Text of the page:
Besides, "The good thing is they (the football staff) give us the first day of school, so we'll have Monday off!"
This brief break, which included a Sunday spent in meals, meetings, and team chapel without practicing, is all the more welcome because Coach Dan Mullen and staff have pushed their first Bulldog team hard. Very hard. So hard that even an old hand like Wright, a two-year regular and the returning starter at weak-side linebacker, has felt the strains. The junior thought he'd done hard work before; this camp has been a real revalation.
"Two-a-days has been rough. I'm not going to lie," he said. "Five o'clock in the morning every day and going to bed at 10:30, it's been hard. But one thing they do, they give us enough breaks. They keep us well-hydrated and feed us good. So I believe it's worked out the best for us."
Good words, and all the more positive because as Wright said them he held the left arm at an awkward angle due to the big ice-pack on the elbow. It was a souvenir from the Saturday morning contact practice, further evidence of just how vigorously the Dogs have gotten after each other this preseason. Senior halfback Christian Ducre tried to claim credit for what his head coach would call a practice ‘ding' but Wright was having none of that talk.
"He really didn't hurt it, I was making a tackle on him and a gang of guys came," Wright explained. "I guess somebody came and hit me at the back of the elbow." Just in case anyone dared imagine that an offensive player got the better of a defensive Dog, you understand.
And to hear Wright review camp to-date, his half of the roster has kept a steady lead in the unofficial practice standings. This isn't exactly breaking news because coming out of spring practice the defense was in a more established situation. So it would have been tough for the offense to catch-up in the course of two August weeks, especially as coordinator Carl Torbush has expanded the defensive repertoire.
"We put in a whole lot of stuff," said Wright. "And we kept competing, offense and defense, and the defense has won every week! So with this defense we've got, everyone flying around good, the defense is looking real good." Good enough across the lineup that it's difficult to single out any members of that unit for special camp achievements. Perhaps that means not many individual names get dropped in practice reviews…but it should speak volumes for this unit as a whole.
Now. Having proclaimed his side's superiority, could Wright spare a few encouraging words about teammates on the other side of the line of scrimmage? The linebacker is happy to oblige because, locker-room pride aside, he sees some good signs over there.
"This offense, they're really clicking," Wright said about the last full-contact session of two-a-days. "I thought they were moving the ball real good and using our players real well. Like these new freshmen, they've got a lot of speed out there. And (Coach) is mixing up the run and pass." Which has admittedly kept his defense on their cleat-toes. Because after a month of spring installation and two more August weeks of further teaching and refining, the offense is now able to mix-and-match more successfully.
Or, as Wright notes, to run the ball out of what formerly were just passing formations and vice-versa. That is a marked change in gameplan from spring to be sure. "So I notice they're playing some new stuff and have some new plays that they run that they just click on," he said.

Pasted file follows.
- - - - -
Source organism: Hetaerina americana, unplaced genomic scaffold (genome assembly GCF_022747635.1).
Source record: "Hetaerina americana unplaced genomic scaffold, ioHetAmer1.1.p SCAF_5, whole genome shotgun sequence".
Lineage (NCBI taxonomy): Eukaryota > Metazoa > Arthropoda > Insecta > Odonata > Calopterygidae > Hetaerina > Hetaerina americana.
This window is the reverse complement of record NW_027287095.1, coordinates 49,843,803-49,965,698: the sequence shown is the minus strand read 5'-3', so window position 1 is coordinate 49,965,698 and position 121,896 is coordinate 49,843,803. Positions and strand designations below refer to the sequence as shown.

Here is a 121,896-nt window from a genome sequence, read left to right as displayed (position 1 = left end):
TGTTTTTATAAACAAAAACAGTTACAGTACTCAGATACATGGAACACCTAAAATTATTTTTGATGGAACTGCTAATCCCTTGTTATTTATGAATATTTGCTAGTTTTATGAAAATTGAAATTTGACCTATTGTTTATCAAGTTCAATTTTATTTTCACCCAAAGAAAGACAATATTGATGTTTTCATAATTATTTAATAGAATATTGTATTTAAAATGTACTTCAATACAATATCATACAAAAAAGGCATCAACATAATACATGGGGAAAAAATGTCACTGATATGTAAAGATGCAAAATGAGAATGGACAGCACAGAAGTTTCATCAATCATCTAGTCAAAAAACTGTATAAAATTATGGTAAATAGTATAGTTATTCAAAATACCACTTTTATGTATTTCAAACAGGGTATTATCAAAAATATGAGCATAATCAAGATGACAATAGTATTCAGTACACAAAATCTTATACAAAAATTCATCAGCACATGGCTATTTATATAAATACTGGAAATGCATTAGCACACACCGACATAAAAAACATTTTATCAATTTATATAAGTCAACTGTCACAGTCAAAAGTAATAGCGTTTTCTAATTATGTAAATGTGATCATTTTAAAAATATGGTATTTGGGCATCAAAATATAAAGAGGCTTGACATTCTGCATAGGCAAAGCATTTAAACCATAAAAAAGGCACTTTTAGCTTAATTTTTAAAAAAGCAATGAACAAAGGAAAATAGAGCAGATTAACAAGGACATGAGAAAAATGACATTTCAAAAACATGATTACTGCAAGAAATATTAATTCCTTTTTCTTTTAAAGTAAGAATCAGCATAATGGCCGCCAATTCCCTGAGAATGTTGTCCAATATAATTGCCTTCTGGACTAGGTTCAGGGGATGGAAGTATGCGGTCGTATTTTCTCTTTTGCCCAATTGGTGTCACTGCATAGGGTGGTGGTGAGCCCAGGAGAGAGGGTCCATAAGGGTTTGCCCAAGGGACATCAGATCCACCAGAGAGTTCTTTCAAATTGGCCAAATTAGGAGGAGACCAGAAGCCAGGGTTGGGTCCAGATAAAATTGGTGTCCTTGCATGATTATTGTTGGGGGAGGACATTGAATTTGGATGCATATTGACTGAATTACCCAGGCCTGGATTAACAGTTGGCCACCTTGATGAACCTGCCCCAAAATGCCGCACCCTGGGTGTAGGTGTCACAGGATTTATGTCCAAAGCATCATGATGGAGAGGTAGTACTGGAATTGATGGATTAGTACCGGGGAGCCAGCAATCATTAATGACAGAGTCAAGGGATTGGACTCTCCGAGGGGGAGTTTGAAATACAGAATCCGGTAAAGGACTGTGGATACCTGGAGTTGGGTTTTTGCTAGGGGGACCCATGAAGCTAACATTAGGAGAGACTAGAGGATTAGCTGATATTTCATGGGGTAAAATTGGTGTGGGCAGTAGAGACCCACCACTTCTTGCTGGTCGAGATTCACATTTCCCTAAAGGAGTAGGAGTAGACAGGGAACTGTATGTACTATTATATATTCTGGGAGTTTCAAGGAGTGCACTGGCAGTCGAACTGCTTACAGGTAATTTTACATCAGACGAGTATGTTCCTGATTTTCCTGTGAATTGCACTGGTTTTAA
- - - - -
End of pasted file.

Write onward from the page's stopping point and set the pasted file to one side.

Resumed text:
Such a report has to be welcome news since praise from an opponent—and in State's scheme of practice things the defense is to treat the offense like a real rival—is the best sort of compliment. But of course Wright already has plenty of professional respect for offensive peers he's been in constant camp contact with. Joking aside, the linebacker likes what he's seen from something as basic as the Bulldog ground game. Because after all even the high-flying spread offense is founded on classic ground-pounding.
"They've been real good with (Anthony) Dixon and Ducre leading them," said Wright, who is impressed at the physical shape the senior backs are in after losing (Dixon) or gaining (Ducre) the right sort of weight. "And bringing up some young guys, they're looking real good."
Wright has gotten a really good look—not to mention feel—for the Bulldog backs lately in his alternate role. He is a standout working the weak-side, with 72 tackles and four sacks as a sophomore starter, and is emerging in SEC consciousness as a player to consider for all-star status. But back in spring Torbush moved him over a few steps to practice as a true middle linebacker for some scrimmages. Wright did it well, too, as would be expected. He reports getting some more snaps there in August drills.
"I actually played middle linebacker Saturday," he said. "(Jamar) Chaney got tired and Coach told me to stay in for him, so I got out there." To be sure Wright's skills rushing the passer suit him ideally for working the weak-side…but this staff feels free to try some twists and combinations that ought to keep opposing blockers guessing. And Wright has hit it off with his new boss splendidly.
"Coach Torbush has done real good. He knows what Coach Mullen is going to try to scheme-up and he has something right back for them! So every time something on the offense gets us, he's always got a backup plan."
Wright and his defensive teammates will likely learn some more new plans Tuesday when practices resume, this time back on the main workout fields. And, after a full day's classes as the new Mississippi State school year is underway. Still Wright leaves the ‘Farm' camp with a feeling of a job well-done because it was a good, productive two-a-days.
"Because when you're alone, away from everybody else, it's strictly football. You're away from the public and it makes you focus more on football, that's all we've been doing."